Don't just hang up your Christmas stocking this year, knit it first

by Super User
By Jessica Salter Telegraph Newspaper: While I was pregnant, I had this image of myself once the baby had arrived – sitting in my lounge, fire roaring, knitting baby clothes while the baby napped. Needless to say, this didn’t happen. I don’t have a fire, I haven’t knitted since my granny taught me when I was seven, and my baby didn’t nap without me pushing her in her buggy. But now she’s a year old – practically a grown-up – I feel like I suddenly have free time compared with those all-consuming newborn days. And so for Christmas, to have a stab at realising my The Good Life dream, I want to hand-make her a stocking. I just need to relearn to knit…“Don’t worry, it’s like riding a bike,” says Jade Harwood, 32, co-founder and creative director of Wool and the Gang, a ridiculously cool company whose core business is selling knitting kits, including patterns written in plain English, rather than the cryptic language of traditional patterns. She also advocates luxury chunky wool sourced from Peru in bright, Instagram-friendly colours and big, thick needles. Her customers range in age from seven to 70, but the core fan base is 25-35, most of whom hadn’t knitted before when the company launched nearly 10 years ago, but who are now seasoned pros. The model Cara Delevingne was an early fan and supporter of the Gang. They also do collaborations with designers such as Giles Deacon and Christopher Raeburn, and brands including Whistles and & Other Stories. Their latest partnership is with Vivienne Westwood to launch an eco, recycled wool with profits going to Friends of the Earth. Harwood, like me, was taught by her granny when she was seven but, unlike me, kept it up. “I became a real knitting nerd,” she says, “even throughout my teens.” She studied fashion textiles at Central Saint Martins, where she met Aurelie Popper. They went on to do internships at Alexander McQueen and Balmain in Paris, before co-founding, along with Swiss model Lisa Sabrier who was equally enthralled with knitting, Wool and the Gang in 2008, when Harwood was 23. “It started with the yarn,” she explains. “We knew we wanted to source responsibly – sustainable fashion is really important to us – so we went to Peru and found an amazing supplier.” They chose chunky wool – they brand this “crazy sexy wool” – because “it’s easier and faster to knit with”, so that their millennial customers, used to instant results, would have something tangible in about an hour (like a hat). Along with the instructions that come with the kits, there are video tutorials on the website showing how to cast on, do the basic stitches and change a ball of yarn. But I don’t need them as I have Harwood in person, ball of wool in hand, showing me how to tie a slip knot: the first step of my stocking and revitalised knitting career. It takes me a few goes to get the long-tail cast-on technique nailed, but I get it, and then I’m ready to knit. She’s right – it does seem to come back to me quickly, and pretty soon my needles are flying. For this pattern I need to learn stocking stitch – one row knit stitch, one row purl stitch – for the body, and a rib stitch for the cuff of the stocking. When she’s confident I’ve got it, Harwood picks up her own knitting: “I always like to have knitting in my hands,” she says. “I do it on the bus, I do it watching telly. I can’t watch Netflix without knitting.” The kits are fantastically popular: the team are selling around 4,000 a month, with Lil’ Snood, a cosy-looking loop knit scarf, costing £25 as their most popular, although a tunic jumper (which sells for £42) is close behind. Harwood says her customers report that their new-found love of knitting forces them to put down their phones and concentrate on something else in their hands. They like creating something physical in an online world. “I personally find it quite meditative,” she says. “I’m a confident knitter, but what I love doing is simple things like squares – a lot of friends are having babies now, so I’m making a lot of blankets. It means I can totally switch off.” While it’s a great solo activity, knitting also fosters a sense of community. Wool and the Gang have sporadic knitting parties, where their customers meet up, but most of the interaction is done through sharing pictures of their creations on Instagram, where they have more than 160,000 followers. I can well understand the impulse to Insta-brag. I’ve had an expert watching over me – even unravelling row fours of knitting when she spotted that I’d somehow gone the wrong way and created a hole – but there’s something exciting about seeing a ball of wool transform into my present. Harwood shows me how to seam up the edges and – ta-da! – it’s ready to hang on the baby’s cot on Christmas Eve. And I leave with balls of wool – I can’t wait to start my next project.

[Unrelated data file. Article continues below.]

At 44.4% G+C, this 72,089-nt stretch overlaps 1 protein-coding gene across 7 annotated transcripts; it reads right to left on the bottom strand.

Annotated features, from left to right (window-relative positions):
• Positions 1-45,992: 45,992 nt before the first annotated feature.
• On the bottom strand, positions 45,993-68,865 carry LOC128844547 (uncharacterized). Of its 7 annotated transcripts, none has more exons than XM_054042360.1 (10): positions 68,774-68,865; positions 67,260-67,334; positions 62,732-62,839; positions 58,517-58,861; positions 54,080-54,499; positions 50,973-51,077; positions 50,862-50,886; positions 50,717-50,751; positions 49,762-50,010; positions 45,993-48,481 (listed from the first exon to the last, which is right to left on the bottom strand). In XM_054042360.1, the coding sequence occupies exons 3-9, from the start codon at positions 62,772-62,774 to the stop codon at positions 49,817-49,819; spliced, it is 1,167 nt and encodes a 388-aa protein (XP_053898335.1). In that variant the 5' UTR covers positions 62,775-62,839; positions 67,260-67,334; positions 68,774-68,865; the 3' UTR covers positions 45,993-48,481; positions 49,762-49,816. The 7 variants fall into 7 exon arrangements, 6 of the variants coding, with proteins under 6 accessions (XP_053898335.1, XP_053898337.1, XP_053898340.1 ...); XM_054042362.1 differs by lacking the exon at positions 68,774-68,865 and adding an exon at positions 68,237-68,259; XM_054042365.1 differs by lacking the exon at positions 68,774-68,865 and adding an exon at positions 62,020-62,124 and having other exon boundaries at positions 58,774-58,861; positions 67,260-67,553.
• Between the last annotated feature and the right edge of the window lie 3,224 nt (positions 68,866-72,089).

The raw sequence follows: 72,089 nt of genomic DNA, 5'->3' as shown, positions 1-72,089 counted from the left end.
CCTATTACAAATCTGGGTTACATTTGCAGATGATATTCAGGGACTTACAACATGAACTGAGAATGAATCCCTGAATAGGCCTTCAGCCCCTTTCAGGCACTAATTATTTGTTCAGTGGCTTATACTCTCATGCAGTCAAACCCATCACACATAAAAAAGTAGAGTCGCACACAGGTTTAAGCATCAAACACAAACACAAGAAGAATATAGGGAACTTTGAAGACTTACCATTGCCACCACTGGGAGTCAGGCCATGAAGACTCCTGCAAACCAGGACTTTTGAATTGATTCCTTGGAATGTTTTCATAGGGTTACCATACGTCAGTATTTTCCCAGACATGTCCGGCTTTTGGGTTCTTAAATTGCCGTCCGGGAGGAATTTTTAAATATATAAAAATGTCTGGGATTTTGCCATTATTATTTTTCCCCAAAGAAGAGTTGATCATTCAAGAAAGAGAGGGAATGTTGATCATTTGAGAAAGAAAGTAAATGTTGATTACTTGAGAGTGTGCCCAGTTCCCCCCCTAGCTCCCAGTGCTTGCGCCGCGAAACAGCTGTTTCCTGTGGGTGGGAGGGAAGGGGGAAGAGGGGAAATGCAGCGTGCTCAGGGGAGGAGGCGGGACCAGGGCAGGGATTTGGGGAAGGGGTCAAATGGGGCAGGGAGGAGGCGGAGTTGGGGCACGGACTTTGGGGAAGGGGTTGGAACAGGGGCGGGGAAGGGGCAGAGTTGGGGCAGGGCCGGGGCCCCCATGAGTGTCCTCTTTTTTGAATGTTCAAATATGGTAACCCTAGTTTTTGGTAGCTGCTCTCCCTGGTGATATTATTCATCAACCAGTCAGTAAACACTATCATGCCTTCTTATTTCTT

Leave your comments


  • No comments found